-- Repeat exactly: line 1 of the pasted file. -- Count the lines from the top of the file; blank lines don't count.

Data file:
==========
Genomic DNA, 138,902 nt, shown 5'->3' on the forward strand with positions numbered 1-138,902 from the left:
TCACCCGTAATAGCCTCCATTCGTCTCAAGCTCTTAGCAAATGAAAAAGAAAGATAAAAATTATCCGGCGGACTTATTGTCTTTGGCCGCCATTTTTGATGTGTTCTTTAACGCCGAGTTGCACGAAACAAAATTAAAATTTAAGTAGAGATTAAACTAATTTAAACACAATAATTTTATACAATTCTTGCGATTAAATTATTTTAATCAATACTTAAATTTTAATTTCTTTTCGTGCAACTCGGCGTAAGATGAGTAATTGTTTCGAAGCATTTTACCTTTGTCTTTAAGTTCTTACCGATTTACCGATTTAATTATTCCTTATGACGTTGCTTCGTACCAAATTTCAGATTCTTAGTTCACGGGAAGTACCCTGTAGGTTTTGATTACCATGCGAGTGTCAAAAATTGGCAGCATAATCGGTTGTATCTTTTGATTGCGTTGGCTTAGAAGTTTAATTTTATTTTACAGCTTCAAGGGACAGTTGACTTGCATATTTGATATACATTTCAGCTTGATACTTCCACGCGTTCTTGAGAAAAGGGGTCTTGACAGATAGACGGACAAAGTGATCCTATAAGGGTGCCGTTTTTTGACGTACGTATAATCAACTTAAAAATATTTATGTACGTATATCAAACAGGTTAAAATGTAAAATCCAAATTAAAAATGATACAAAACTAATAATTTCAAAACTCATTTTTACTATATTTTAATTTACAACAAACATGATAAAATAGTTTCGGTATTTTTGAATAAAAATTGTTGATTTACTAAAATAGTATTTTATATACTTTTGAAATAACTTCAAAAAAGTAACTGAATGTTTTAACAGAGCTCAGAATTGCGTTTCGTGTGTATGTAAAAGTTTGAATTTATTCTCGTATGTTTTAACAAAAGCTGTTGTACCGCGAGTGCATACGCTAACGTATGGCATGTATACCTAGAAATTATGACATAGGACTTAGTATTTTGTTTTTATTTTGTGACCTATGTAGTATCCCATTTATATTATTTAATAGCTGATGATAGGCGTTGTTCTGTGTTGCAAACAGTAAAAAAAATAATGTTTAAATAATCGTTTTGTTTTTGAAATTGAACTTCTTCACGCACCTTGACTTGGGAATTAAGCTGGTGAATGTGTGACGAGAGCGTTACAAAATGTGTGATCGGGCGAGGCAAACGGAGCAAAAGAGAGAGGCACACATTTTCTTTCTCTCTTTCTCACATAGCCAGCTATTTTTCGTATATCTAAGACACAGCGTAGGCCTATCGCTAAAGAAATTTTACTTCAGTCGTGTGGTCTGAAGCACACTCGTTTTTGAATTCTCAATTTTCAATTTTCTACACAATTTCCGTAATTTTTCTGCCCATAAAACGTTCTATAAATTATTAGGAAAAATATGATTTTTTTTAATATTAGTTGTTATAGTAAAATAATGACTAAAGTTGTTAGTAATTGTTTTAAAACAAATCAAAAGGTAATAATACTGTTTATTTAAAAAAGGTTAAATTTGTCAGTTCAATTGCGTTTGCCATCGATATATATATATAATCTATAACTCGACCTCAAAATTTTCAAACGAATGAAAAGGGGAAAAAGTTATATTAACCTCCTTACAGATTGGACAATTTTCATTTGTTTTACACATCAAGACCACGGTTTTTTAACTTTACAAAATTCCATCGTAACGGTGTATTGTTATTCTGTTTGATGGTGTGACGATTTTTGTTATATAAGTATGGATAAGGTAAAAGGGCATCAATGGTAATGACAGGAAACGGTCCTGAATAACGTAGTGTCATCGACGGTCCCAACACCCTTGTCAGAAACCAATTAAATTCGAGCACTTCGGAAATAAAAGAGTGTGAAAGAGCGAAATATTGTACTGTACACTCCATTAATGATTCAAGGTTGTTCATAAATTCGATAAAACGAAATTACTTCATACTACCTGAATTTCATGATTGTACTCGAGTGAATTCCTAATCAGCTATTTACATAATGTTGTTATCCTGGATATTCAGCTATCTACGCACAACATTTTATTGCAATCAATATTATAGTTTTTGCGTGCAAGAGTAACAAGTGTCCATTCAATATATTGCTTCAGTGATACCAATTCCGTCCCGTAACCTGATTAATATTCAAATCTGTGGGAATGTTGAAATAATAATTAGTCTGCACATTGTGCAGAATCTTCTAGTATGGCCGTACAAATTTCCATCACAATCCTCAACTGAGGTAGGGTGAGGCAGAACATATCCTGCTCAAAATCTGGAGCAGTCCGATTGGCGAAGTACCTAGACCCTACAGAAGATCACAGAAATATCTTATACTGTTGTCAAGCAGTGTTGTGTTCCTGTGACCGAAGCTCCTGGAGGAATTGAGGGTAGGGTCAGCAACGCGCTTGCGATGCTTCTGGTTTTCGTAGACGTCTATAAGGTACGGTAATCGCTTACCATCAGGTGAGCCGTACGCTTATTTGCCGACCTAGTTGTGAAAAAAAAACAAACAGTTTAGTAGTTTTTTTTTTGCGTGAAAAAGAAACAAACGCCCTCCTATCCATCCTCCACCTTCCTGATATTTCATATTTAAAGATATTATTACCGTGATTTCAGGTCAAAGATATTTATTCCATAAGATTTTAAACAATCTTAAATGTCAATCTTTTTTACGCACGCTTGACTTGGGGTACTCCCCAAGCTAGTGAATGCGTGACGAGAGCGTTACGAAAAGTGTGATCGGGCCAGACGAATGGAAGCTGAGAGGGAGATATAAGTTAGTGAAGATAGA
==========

Genomic DNA, 138,902 nt, shown 5'->3' on the forward strand with positions numbered 1-138,902 from the left: